I hope to return to Canterbury one day. I miss the daily round of prayer, especially Matins and Choral Evensong, Evensong might be the most lovely and distinctive service of Anglican worship. It features exquisite music and sung prayers and psalms. But I miss Matins equally for its silence.
Matins is said each morning by the Dean and Chapter of Canterbury in Our Lady Martyrdom Chapel (pictured)—the chapel closest to the site where Thomas Becket was martyred in 1170. Just before the entrance of the chapel is a stark inscription in letters that look as if they were stabbed into the stone floor. It simply reads: Thomas. Above the inscription are three iron crosses, or are they swords? The ambiguity of what they are is surely a deliberate artistic intention.
Matins is Morning Prayer, then said from the Alternative Service Book (ASB), which has been replaced by Common Worship. It is a very quiet service, no music. In the acoustical space of the chapel, even a full voice sounds more like a whisper. But why would one want to pray loudly in such a beautiful space?
The daily celebration of Holy Eucharist at Canterbury revolves around the many side chapels in the cathedral from day to day; however, Matins is always said in Our Lady Martyrdom. The chapel is lovely, but austere compared to the glory of the whole cathedral. Its only liturgical distinction is that it is the only chapel where the Sacrament is reserved—and it is reserved in a pyx, which is made of wood in the shape of the sun with the very appropriate image of an Agnus Dei (the Lamb of God) on the front. The pyx is suspended in the middle just before the Altar, and the tiny sanctuary lamp—actually just a candle—burns continually as a symbol of Christ's sacramental presence. The candle is tucked away on a high shelf in a supporting stone column. It would be easy to miss it.
Matins is not a very long service, but at 7:30am the bells toll, the Dean and Chapter, vested simply in black cassocks, who sit behind the congregation, rise and the officiant will say the words that begin Morning Prayer throughout the Anglican Communion, “Lord, open our lips,” and we respond, “And our mouth shall declare your praise. Glory to the Father, and the Son, and the Holy Spirit, as it was in the beginning, is now, and will be for ever. Amen.” Thus begins the daily round of prayer and worship that takes place without fail everyday, and will continue, God willing, till the return of Christ.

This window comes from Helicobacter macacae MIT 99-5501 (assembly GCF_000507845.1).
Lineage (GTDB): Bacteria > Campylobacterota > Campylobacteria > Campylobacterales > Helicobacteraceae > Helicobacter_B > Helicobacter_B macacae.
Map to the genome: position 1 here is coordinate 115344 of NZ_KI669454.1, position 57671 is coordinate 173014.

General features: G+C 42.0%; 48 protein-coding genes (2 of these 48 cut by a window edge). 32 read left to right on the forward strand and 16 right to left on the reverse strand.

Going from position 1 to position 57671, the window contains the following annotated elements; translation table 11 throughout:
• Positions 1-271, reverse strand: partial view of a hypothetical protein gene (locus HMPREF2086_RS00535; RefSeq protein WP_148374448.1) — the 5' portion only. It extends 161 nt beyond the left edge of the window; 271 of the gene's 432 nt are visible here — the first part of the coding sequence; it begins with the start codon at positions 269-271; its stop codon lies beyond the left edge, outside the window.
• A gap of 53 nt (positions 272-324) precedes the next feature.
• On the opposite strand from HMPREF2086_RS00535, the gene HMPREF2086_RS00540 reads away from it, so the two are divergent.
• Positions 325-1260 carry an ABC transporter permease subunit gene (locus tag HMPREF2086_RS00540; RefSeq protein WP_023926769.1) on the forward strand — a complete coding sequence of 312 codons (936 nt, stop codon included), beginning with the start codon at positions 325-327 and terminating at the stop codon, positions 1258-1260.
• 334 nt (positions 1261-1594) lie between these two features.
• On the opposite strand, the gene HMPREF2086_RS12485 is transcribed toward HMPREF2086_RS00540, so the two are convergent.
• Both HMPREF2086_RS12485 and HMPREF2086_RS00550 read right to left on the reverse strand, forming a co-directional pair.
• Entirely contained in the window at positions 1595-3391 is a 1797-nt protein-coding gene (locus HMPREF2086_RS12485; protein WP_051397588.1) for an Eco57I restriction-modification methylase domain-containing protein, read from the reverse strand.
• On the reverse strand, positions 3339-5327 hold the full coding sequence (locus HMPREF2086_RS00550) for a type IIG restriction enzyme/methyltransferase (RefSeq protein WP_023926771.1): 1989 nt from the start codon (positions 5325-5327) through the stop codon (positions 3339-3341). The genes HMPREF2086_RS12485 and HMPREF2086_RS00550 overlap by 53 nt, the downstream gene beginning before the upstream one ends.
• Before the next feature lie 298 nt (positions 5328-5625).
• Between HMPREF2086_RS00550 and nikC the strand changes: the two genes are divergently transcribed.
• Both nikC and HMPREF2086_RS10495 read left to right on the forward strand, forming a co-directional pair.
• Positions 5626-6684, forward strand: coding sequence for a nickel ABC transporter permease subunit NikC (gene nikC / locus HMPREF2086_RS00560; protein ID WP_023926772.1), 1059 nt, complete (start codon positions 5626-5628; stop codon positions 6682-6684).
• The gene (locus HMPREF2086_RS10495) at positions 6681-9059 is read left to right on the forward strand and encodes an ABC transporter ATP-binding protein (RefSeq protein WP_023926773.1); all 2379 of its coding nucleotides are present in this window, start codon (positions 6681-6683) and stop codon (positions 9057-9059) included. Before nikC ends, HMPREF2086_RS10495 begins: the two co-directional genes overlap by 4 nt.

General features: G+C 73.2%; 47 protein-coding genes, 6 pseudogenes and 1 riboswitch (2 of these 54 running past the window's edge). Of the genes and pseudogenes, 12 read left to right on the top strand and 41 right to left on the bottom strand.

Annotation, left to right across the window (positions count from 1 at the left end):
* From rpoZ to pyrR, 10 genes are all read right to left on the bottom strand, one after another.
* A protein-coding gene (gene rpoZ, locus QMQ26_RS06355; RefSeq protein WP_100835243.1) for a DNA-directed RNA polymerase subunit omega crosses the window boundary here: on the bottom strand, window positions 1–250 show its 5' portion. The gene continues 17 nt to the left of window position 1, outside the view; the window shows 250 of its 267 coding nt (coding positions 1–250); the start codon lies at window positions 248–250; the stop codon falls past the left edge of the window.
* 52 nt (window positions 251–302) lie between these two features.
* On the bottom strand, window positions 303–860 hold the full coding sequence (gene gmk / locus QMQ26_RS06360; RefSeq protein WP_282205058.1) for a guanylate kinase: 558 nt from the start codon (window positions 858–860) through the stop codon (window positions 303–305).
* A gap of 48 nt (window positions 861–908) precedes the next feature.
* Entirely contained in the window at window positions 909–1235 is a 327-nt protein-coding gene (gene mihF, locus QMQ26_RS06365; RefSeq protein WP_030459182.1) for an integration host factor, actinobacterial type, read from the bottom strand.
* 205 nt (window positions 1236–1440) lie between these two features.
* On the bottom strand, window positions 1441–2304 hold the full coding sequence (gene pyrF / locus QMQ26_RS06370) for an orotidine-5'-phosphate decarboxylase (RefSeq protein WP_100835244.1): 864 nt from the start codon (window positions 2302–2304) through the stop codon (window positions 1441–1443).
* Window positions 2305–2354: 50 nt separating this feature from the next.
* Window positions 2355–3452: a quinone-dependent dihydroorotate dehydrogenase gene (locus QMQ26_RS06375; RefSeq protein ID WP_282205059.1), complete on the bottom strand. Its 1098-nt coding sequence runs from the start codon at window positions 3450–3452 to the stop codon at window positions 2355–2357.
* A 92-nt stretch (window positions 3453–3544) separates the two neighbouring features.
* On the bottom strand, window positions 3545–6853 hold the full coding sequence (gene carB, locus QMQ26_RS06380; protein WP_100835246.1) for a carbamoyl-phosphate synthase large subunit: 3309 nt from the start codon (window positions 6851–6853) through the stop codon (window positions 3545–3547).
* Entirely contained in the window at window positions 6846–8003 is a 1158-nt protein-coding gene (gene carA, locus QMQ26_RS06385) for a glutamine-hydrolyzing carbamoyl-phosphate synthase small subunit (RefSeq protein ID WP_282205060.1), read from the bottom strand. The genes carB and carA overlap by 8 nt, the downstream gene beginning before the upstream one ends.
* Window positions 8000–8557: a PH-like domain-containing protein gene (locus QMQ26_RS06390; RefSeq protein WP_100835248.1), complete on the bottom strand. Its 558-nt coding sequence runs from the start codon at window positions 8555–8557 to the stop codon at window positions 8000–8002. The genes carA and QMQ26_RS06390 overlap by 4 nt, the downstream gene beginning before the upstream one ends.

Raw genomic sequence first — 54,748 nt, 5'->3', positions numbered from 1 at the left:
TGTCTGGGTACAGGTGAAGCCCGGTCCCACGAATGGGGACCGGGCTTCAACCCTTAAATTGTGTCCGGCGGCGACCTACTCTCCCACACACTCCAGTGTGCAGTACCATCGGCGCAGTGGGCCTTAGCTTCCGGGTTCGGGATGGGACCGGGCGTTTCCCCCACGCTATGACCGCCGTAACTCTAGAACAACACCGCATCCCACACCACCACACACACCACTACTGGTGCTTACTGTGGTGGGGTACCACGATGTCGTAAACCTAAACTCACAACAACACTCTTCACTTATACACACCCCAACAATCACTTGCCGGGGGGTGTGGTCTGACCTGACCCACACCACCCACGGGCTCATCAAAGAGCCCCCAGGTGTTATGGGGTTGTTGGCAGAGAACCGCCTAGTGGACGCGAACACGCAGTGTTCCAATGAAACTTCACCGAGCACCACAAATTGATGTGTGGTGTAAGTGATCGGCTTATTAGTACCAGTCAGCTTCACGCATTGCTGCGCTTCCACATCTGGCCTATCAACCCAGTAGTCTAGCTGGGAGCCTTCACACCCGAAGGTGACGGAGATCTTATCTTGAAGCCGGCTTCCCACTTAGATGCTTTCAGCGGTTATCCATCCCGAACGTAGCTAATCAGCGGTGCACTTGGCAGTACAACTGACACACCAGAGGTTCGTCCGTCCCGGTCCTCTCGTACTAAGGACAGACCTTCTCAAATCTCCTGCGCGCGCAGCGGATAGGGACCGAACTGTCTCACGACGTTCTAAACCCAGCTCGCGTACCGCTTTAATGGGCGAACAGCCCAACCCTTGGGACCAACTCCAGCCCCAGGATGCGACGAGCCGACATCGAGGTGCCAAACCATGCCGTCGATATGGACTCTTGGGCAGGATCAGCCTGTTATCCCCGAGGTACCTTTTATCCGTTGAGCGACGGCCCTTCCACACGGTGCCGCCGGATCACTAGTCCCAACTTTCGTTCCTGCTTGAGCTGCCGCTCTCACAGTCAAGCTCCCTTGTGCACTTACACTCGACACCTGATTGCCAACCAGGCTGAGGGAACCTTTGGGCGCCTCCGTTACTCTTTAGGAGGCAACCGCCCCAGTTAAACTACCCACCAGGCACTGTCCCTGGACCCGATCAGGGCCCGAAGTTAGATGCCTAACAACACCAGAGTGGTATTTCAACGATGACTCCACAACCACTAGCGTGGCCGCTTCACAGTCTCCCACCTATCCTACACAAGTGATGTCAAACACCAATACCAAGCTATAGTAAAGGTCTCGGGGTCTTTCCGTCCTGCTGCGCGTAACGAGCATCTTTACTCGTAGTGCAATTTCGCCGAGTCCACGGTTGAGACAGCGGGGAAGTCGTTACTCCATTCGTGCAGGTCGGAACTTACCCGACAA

The whole of Canterbury Cathedral is sacred space; however, the presence of the reserved Sacrament in Our Lady Martyrdom makes it, to my mind, the center of the cathedral. You can visit the Great Quire (Choir), the High Altar, the Throne of St. Augustine, which is the cathedra of the Archbishop. But the lamp is not lit in any of those places. The treasure is found in place where a martyrdom occurred—the place where the true bread which gives life to the world is found, and where its silent but constant presence offers its benediction to all who enter.
You might consider making a spiritual pilgrimage. It doesn’t have to be to Canterbury. It can indeed be to any place that offers a blessing to you. For some that might involve a pilgrimage to a place where the Sacrament is reserved; for others, perhaps, a place far from any church.
And yet still, perhaps, a special journey to your own parish church might be fruitful. Let us suppose you went to your own home parish, and knelt where you knelt as a child, and felt beside you the presence of those who taught you what it means to be a Christian. Those can be very moving experiences, and might even cause a slightly deeper movement in your devotional life. You never know. It could happen.
And if any of you manage to get to Canterbury before I can return, please, while you are there, offer just one little prayer for me.
 The Dean is the vicar of the Archbishop, and “head priest”, the Chapter is the group of priests (cathedral canons) who assist the Dean. The history of these terms goes back to the Benedictine monastic traditions of England.
 Common Worship is the new alternative to The Book of Common Prayer. Choral Evensong is still sung from The Book of Common Prayer 1662
 A pyx typically only reserves the consecrated bread.